Carbon pricing and the pressure to reduce global warming is sparking competition in Alberta to secure space underground to stash away harmful greenhouse gas emissions generated by oil and gas operations, agriculture and other industries.
Enthusiasm for carbon capture and storage (CCS) facilities has returned to the province more than a dozen years after former Premier Ed Stelmach committed $2 billion to kickstart the nascent industry. To this day, the number of CCS facilities can be counted on one hand, but that could soon change.
The provincial government has begun accepting proposals to set up CCS hubs throughout Alberta. The hub operator will be chosen to look after injecting carbon emissions underground, in what could be described as underground carbon landfills, and ensure the gases are safely deposited.
At the same time, the federal government is developing an investment tax credit to incentivize more CCS construction to help reduce the country’s emissions.
Several companies like Shell Canada and Enbridge are already publicly announcing their interest in developing large-scale CCS projects in Alberta as they compete to secure the rights to pore space between rock, usually a few kilometres underground.
It’s a technology that has its critics, both in terms of how realistically it can be scaled and whether it makes financial sense for governments and industry to pursue. Last year, the International Energy Agency noted CCS “has not lived up to its promise” yet as its been slow to develop, but there was growing investment worldwide
With most plans to reach net-zero by 2050, including Canada’s, counting on some sort of CCS, many in Alberta are keen to take part.
As companies announce their own targets for net-zero emissions by 2050, most include plans to reduce emissions with efficiencies and new technology, but also, almost always, a mention of carbon sequestration.
Shell Canada has operated the Quest CCS project near Fort Saskatchewan, northeast of Edmonton, for more than six years and is one of the players vying for pore space from the Alberta government.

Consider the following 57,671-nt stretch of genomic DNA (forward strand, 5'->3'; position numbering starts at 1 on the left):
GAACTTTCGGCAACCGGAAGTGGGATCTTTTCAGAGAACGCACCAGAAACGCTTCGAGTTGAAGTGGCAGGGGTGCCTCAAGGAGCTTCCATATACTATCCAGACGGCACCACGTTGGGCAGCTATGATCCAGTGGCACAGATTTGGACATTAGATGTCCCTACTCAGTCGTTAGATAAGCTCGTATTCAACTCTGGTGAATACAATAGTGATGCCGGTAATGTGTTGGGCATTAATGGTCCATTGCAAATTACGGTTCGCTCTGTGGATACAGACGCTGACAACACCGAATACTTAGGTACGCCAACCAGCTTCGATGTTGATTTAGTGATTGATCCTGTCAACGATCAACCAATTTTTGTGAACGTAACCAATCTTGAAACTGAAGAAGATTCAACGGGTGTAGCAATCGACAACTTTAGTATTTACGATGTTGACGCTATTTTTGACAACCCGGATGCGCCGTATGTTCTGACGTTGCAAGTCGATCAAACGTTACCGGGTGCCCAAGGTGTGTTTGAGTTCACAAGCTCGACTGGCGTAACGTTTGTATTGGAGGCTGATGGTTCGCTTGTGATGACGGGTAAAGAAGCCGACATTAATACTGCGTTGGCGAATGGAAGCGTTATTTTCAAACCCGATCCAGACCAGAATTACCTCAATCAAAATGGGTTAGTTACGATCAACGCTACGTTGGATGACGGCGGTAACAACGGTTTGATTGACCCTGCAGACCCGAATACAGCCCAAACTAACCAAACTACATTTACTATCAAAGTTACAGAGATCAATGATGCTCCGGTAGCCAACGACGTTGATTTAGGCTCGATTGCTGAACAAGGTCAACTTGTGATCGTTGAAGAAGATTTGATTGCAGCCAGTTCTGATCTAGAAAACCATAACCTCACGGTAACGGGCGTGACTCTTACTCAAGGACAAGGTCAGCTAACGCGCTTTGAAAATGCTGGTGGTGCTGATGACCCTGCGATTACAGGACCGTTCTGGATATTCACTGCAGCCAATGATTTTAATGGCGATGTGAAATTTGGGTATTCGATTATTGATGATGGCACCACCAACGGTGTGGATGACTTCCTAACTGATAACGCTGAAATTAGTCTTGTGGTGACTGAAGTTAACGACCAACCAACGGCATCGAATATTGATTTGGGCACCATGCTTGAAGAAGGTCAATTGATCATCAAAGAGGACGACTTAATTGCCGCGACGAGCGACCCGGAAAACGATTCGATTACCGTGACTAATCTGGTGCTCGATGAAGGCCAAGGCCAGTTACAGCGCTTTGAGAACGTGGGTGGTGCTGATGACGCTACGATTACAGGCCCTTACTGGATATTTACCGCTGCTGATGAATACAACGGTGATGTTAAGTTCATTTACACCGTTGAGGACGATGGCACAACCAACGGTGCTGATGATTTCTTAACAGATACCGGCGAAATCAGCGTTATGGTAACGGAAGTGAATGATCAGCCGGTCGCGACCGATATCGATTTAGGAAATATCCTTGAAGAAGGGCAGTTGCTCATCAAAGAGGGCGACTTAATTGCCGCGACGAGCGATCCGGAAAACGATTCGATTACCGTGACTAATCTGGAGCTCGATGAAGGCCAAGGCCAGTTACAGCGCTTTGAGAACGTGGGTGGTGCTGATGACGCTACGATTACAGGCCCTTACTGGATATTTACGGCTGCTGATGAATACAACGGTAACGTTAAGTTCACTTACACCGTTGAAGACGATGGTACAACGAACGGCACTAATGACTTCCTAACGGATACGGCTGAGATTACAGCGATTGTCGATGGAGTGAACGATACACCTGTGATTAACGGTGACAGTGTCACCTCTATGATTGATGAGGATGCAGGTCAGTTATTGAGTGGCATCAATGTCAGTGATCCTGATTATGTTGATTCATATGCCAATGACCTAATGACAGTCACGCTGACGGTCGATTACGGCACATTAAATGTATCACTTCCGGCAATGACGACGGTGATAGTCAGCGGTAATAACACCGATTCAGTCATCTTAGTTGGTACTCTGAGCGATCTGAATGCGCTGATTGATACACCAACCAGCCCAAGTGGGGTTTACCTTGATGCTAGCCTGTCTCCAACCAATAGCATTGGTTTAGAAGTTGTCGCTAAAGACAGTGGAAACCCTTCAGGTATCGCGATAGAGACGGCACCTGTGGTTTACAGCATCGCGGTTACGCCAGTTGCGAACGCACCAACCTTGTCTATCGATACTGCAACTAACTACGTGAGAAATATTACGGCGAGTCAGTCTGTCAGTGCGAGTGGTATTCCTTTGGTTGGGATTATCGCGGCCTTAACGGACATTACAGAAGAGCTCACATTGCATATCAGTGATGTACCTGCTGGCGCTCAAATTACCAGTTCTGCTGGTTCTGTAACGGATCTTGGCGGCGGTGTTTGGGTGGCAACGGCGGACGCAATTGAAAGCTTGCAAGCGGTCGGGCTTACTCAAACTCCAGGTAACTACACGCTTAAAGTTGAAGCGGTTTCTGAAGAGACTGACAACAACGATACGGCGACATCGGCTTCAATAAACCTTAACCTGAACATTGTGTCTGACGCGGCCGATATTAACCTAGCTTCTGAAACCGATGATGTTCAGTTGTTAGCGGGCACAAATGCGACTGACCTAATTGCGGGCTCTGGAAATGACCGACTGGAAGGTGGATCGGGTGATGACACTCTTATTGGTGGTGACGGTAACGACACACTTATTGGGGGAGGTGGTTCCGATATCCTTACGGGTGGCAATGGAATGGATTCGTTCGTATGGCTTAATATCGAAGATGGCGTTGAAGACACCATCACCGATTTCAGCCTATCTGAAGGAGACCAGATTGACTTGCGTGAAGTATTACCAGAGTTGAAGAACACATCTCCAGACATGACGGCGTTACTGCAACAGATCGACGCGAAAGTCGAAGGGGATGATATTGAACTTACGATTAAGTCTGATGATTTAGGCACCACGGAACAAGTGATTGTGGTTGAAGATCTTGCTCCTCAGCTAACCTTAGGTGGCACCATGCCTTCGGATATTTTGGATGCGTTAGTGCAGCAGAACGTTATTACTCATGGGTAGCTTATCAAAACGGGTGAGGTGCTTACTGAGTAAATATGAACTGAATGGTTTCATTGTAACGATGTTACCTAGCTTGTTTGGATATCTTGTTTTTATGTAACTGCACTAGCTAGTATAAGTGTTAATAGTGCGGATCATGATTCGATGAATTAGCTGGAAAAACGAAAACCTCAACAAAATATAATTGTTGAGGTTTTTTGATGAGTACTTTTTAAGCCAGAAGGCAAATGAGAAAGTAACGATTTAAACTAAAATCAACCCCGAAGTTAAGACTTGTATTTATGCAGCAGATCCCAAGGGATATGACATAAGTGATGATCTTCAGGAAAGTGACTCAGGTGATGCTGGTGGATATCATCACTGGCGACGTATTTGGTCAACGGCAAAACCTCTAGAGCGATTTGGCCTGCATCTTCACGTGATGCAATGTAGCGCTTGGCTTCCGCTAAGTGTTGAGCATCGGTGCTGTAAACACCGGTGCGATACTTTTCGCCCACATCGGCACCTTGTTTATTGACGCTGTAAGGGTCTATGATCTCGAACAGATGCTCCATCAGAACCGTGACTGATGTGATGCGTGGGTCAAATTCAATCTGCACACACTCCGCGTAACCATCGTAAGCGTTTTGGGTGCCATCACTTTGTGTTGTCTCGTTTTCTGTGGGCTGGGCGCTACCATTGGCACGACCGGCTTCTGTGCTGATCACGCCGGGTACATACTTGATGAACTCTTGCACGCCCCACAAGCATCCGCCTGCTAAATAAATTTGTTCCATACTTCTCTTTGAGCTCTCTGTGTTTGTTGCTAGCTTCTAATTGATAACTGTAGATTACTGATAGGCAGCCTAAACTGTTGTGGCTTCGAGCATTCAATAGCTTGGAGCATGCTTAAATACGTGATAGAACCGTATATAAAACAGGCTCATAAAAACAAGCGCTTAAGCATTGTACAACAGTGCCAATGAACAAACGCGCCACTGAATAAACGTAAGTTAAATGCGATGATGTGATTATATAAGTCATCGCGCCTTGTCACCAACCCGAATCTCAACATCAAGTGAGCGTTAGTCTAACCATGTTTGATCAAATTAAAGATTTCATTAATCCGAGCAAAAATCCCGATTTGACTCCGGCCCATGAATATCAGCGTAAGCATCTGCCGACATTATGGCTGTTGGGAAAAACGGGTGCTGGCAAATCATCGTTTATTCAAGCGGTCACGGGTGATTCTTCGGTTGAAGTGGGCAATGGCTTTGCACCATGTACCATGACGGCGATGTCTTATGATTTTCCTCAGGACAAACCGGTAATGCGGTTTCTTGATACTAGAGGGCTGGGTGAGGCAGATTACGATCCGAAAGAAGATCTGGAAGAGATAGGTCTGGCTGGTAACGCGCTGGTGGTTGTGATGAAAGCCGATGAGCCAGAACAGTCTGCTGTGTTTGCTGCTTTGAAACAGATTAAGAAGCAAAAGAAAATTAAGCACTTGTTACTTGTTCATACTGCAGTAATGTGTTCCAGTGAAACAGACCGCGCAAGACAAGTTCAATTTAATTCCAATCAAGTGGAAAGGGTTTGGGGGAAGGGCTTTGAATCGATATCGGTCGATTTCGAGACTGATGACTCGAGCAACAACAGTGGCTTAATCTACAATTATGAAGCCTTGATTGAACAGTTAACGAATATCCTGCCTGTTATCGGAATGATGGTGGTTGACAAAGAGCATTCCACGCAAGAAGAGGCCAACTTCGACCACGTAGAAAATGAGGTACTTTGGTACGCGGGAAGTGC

“This is going to be a really important part … of ensuring that within the country, Canada, we can meet the obligations and commitments to net-zero by 2050. And of course, avoid climate change of more than 1.5 Celsius,” said Mark Pattenden, a senior vice-president with Shell and leader of its Scotford complex, which includes an oilsands refinery, chemical facilities and the Quest project.
Shell is proposing a new CCS project called Polaris, which could be built adjacent to Quest.
Whoever is chosen as an operator of a CCS hub facility will not only be allowed to sequester its own emissions, but must also accept CO2 captured from other nearby facilities and inject them underground. The operator would charge a fee for transportation and access to the system.
The provincial government wants to create a hub with a single operator, compared to allowing several companies to drill injection wells in the same area, to improve safety and monitoring, while keeping costs low.
“Industry players must uphold those highest standards to give the public confidence because if there is a, God forbid, a rogue player in there, that’s not going to inspire confidence in anyone, even if we’ve been doing it for many years,” said Pattenden.
Plenty of bids expected
Suncor, ATCO, TC Energy, Pembina Pipeline, Capital Power and Enbridge are among the companies involved in proposing CCS projects in the province.